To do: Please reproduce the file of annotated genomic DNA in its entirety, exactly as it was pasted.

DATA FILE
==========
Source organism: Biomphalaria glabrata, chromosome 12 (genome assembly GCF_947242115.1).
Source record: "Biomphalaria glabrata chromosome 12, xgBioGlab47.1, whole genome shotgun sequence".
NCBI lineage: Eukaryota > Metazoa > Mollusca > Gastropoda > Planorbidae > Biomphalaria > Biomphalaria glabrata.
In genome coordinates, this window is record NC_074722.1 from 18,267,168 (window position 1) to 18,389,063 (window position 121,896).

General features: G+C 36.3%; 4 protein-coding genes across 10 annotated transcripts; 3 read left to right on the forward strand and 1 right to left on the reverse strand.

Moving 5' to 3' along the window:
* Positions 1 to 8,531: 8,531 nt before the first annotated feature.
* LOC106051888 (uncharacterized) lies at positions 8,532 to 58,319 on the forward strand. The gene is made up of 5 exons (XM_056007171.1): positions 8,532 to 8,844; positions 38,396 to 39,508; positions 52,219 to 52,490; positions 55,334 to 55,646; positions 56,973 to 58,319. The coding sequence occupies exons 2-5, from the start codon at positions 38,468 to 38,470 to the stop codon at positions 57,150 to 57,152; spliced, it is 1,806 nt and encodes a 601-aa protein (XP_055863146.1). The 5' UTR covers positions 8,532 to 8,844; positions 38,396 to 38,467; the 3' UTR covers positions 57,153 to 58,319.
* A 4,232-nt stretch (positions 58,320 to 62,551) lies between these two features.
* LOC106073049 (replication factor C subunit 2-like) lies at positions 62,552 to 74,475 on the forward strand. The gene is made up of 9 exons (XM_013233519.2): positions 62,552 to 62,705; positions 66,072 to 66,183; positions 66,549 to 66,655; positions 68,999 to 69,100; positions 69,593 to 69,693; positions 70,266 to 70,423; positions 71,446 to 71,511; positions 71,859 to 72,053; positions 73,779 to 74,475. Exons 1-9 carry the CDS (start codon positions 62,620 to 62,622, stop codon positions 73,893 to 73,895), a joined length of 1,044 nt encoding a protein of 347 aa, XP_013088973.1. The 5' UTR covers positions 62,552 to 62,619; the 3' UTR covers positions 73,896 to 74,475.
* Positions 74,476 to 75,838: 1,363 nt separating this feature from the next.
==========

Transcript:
Source organism: Biomphalaria glabrata, chromosome 12 (genome assembly GCF_947242115.1).
Source record: "Biomphalaria glabrata chromosome 12, xgBioGlab47.1, whole genome shotgun sequence".
NCBI lineage: Eukaryota > Metazoa > Mollusca > Gastropoda > Planorbidae > Biomphalaria > Biomphalaria glabrata.
In genome coordinates, this window is record NC_074722.1 from 18,267,168 (window position 1) to 18,389,063 (window position 121,896).

General features: G+C 36.3%; 4 protein-coding genes across 10 annotated transcripts; 3 read left to right on the forward strand and 1 right to left on the reverse strand.

Moving 5' to 3' along the window:
* Positions 1 to 8,531: 8,531 nt before the first annotated feature.
* LOC106051888 (uncharacterized) lies at positions 8,532 to 58,319 on the forward strand. The gene is made up of 5 exons (XM_056007171.1): positions 8,532 to 8,844; positions 38,396 to 39,508; positions 52,219 to 52,490; positions 55,334 to 55,646; positions 56,973 to 58,319. The coding sequence occupies exons 2-5, from the start codon at positions 38,468 to 38,470 to the stop codon at positions 57,150 to 57,152; spliced, it is 1,806 nt and encodes a 601-aa protein (XP_055863146.1). The 5' UTR covers positions 8,532 to 8,844; positions 38,396 to 38,467; the 3' UTR covers positions 57,153 to 58,319.
* A 4,232-nt stretch (positions 58,320 to 62,551) lies between these two features.
* LOC106073049 (replication factor C subunit 2-like) lies at positions 62,552 to 74,475 on the forward strand. The gene is made up of 9 exons (XM_013233519.2): positions 62,552 to 62,705; positions 66,072 to 66,183; positions 66,549 to 66,655; positions 68,999 to 69,100; positions 69,593 to 69,693; positions 70,266 to 70,423; positions 71,446 to 71,511; positions 71,859 to 72,053; positions 73,779 to 74,475. Exons 1-9 carry the CDS (start codon positions 62,620 to 62,622, stop codon positions 73,893 to 73,895), a joined length of 1,044 nt encoding a protein of 347 aa, XP_013088973.1. The 5' UTR covers positions 62,552 to 62,619; the 3' UTR covers positions 73,896 to 74,475.
* Positions 74,476 to 75,838: 1,363 nt separating this feature from the next.